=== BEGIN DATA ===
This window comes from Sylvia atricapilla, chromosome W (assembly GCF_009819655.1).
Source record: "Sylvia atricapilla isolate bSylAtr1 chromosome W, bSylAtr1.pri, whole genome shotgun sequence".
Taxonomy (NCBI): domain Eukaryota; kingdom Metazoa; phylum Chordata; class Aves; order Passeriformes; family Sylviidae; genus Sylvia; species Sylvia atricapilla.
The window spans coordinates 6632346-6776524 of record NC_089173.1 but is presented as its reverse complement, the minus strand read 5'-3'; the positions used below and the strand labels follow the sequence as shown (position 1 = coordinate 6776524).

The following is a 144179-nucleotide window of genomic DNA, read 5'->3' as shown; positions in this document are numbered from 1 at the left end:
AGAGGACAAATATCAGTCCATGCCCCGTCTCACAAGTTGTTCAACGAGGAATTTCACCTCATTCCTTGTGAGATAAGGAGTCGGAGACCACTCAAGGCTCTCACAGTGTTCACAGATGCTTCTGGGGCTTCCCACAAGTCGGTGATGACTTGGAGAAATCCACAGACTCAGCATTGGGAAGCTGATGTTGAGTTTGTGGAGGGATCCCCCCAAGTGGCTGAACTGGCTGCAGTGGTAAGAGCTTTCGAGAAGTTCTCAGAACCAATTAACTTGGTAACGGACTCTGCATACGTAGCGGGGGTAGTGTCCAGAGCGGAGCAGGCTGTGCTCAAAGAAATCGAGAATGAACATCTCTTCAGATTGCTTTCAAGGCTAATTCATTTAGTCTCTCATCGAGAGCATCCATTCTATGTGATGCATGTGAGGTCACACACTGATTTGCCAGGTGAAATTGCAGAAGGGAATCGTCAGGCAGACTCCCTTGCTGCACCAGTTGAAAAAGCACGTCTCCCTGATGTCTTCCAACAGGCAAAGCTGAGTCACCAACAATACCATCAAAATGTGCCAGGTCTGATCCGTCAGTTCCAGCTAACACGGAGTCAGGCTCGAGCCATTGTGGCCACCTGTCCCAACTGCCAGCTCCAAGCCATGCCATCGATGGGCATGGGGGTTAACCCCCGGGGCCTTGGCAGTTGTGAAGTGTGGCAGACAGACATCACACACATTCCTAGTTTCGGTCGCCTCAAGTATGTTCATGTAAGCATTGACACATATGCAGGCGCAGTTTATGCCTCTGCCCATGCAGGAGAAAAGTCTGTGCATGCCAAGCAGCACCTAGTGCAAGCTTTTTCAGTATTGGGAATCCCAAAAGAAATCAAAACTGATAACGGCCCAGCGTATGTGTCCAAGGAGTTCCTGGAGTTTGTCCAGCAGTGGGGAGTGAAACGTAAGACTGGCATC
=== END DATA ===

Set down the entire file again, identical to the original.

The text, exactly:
This window comes from Sylvia atricapilla, chromosome W (assembly GCF_009819655.1).
Source record: "Sylvia atricapilla isolate bSylAtr1 chromosome W, bSylAtr1.pri, whole genome shotgun sequence".
Taxonomy (NCBI): domain Eukaryota; kingdom Metazoa; phylum Chordata; class Aves; order Passeriformes; family Sylviidae; genus Sylvia; species Sylvia atricapilla.
The window spans coordinates 6632346-6776524 of record NC_089173.1 but is presented as its reverse complement, the minus strand read 5'-3'; the positions used below and the strand labels follow the sequence as shown (position 1 = coordinate 6776524).

The following is a 144179-nucleotide window of genomic DNA, read 5'->3' as shown; positions in this document are numbered from 1 at the left end:
AGAGGACAAATATCAGTCCATGCCCCGTCTCACAAGTTGTTCAACGAGGAATTTCACCTCATTCCTTGTGAGATAAGGAGTCGGAGACCACTCAAGGCTCTCACAGTGTTCACAGATGCTTCTGGGGCTTCCCACAAGTCGGTGATGACTTGGAGAAATCCACAGACTCAGCATTGGGAAGCTGATGTTGAGTTTGTGGAGGGATCCCCCCAAGTGGCTGAACTGGCTGCAGTGGTAAGAGCTTTCGAGAAGTTCTCAGAACCAATTAACTTGGTAACGGACTCTGCATACGTAGCGGGGGTAGTGTCCAGAGCGGAGCAGGCTGTGCTCAAAGAAATCGAGAATGAACATCTCTTCAGATTGCTTTCAAGGCTAATTCATTTAGTCTCTCATCGAGAGCATCCATTCTATGTGATGCATGTGAGGTCACACACTGATTTGCCAGGTGAAATTGCAGAAGGGAATCGTCAGGCAGACTCCCTTGCTGCACCAGTTGAAAAAGCACGTCTCCCTGATGTCTTCCAACAGGCAAAGCTGAGTCACCAACAATACCATCAAAATGTGCCAGGTCTGATCCGTCAGTTCCAGCTAACACGGAGTCAGGCTCGAGCCATTGTGGCCACCTGTCCCAACTGCCAGCTCCAAGCCATGCCATCGATGGGCATGGGGGTTAACCCCCGGGGCCTTGGCAGTTGTGAAGTGTGGCAGACAGACATCACACACATTCCTAGTTTCGGTCGCCTCAAGTATGTTCATGTAAGCATTGACACATATGCAGGCGCAGTTTATGCCTCTGCCCATGCAGGAGAAAAGTCTGTGCATGCCAAGCAGCACCTAGTGCAAGCTTTTTCAGTATTGGGAATCCCAAAAGAAATCAAAACTGATAACGGCCCAGCGTATGTGTCCAAGGAGTTCCTGGAGTTTGTCCAGCAGTGGGGAGTGAAACGTAAGACTGGCATC